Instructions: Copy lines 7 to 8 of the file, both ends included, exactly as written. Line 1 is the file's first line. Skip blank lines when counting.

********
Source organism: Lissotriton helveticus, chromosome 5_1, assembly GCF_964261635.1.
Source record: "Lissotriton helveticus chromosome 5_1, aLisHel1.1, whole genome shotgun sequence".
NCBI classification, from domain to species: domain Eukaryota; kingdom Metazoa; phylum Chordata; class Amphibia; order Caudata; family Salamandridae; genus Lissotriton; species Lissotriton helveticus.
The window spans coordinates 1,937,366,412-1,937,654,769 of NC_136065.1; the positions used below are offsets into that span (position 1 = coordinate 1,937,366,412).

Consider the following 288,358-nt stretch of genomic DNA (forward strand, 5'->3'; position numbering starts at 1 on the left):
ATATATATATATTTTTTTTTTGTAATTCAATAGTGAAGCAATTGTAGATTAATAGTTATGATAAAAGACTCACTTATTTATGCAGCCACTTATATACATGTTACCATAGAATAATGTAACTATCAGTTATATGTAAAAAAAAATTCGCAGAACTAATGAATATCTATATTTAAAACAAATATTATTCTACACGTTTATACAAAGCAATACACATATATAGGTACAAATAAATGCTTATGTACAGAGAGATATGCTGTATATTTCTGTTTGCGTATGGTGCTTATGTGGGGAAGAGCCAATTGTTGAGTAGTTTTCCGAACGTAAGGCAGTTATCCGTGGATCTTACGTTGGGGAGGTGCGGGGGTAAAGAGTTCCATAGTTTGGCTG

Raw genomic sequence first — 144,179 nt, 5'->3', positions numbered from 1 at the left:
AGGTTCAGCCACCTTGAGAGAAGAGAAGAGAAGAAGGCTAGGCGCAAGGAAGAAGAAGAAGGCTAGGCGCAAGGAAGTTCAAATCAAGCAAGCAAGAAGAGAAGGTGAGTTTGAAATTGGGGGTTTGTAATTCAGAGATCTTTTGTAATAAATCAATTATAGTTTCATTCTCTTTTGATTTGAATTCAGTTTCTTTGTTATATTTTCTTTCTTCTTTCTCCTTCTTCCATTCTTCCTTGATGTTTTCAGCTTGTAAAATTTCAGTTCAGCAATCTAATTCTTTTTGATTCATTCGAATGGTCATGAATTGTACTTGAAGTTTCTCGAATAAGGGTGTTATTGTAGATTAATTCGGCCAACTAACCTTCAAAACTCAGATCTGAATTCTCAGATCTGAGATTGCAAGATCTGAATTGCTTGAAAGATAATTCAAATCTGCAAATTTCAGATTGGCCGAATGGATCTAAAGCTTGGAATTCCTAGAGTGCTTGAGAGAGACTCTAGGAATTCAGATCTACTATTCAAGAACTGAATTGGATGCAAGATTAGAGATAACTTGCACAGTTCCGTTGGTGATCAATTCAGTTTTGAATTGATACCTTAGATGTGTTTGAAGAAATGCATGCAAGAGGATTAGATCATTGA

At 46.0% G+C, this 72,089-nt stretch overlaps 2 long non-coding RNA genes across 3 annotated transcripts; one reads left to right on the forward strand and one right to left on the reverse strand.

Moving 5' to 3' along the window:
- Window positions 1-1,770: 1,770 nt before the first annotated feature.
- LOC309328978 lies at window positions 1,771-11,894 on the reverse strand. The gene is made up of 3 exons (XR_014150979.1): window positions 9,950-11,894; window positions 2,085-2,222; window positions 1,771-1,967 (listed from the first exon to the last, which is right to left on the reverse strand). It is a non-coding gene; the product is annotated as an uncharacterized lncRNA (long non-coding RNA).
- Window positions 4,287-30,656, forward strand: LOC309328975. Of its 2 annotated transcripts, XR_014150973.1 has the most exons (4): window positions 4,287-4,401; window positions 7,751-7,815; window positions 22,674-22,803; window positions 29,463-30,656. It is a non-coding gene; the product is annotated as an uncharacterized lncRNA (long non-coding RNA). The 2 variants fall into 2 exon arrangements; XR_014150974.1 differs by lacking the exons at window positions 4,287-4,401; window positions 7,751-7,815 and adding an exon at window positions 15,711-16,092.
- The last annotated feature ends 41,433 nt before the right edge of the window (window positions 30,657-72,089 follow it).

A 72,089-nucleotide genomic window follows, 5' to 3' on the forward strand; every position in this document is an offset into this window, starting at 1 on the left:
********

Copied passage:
Raw genomic sequence first — 144,179 nt, 5'->3', positions numbered from 1 at the left:
AGGTTCAGCCACCTTGAGAGAAGAGAAGAGAAGAAGGCTAGGCGCAAGGAAGAAGAAGAAGGCTAGGCGCAAGGAAGTTCAAATCAAGCAAGCAAGAAGAGAAGGTGAGTTTGAAATTGGGGGTTTGTAATTCAGAGATCTTTTGTAATAAATCAATTATAGTTTCATTCTCTTTTGATTTGAATTCAGTTTCTTTGTTATATTTTCTTTCTTCTTTCTCCTTCTTCCATTCTTCCTTGATGTTTTCAGCTTGTAAAATTTCAGTTCAGCAATCTAATTCTTTTTGATTCATTCGAATGGTCATGAATTGTACTTGAAGTTTCTCGAATAAGGGTGTTATTGTAGATTAATTCGGCCAACTAACCTTCAAAACTCAGATCTGAATTCTCAGATCTGAGATTGCAAGATCTGAATTGCTTGAAAGATAATTCAAATCTGCAAATTTCAGATTGGCCGAATGGATCTAAAGCTTGGAATTCCTAGAGTGCTTGAGAGAGACTCTAGGAATTCAGATCTACTATTCAAGAACTGAATTGGATGCAAGATTAGAGATAACTTGCACAGTTCCGTTGGTGATCAATTCAGTTTTGAATTGATACCTTAGATGTGTTTGAAGAAATGCATGCAAGAGGATTAGATCATTGA